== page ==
The final House Budget also follows the Governor in relying on over $600 million in temporary revenue and savings. Both the long term budget cuts and the ongoing budget gaps our Commonwealth faces have their origins in the over $3 billion of income tax cuts enacted between 1998 and 2002.

This Budget Monitor describes the amendments adopted in each area of the budget and discusses how proposed funding levels compare to the Governor’s proposals and to historic levels. For detail on those sections of the House Budget not amended, see our Budget Monitor on the House Ways and Means Budget proposal HERE.

Early Education & Care

During budget debate, the House adopted three amendments increasing funding for Early Education and Care $3.2 million above the House Ways & Means proposal. During debate the House increased funding for:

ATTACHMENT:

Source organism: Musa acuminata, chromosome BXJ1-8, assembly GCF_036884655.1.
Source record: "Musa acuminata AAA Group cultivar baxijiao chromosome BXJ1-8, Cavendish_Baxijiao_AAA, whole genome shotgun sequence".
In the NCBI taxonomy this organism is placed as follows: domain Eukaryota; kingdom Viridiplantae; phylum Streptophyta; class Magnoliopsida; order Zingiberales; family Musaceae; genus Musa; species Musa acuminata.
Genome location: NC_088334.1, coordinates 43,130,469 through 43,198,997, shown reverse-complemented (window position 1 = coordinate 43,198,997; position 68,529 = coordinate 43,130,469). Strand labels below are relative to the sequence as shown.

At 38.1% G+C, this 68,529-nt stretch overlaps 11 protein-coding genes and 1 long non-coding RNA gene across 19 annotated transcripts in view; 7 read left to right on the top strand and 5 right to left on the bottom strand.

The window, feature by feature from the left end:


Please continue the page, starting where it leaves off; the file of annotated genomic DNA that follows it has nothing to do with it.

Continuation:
• Grants to Head Start by $1.0 million restoring funding that was cut in February. The House appropriation matches the $9.1 million originally passed in the FY 2015 GAA budget.
  • Services for Infants and Parents by $1.9 million bringing it $3.9 million above the FY 2015 current funding and the Governor’s proposal. For a full description of this account, see the MassBudget Children’s Budget.
  • Reach Out and Read by $300,000 bringing total funding to $1.0 million, $300,000 above FY 2015 current funding and the Governor’s proposal.

Overall, The House budget provides $16.0 million more than FY 2015 current spending and $14.8 million more than the Governor proposed for Early Education & Care. This increase will result in more children receiving early education and care, but will still leave around 25,000 children waiting for support. For families of kids on the waitlist who cannot find affordable and stable care for their children, it makes it harder for parents to succeed in the workplace. See Declines in Work Supports for Low-Income Parents for more information about the long term funding decline in early education and care.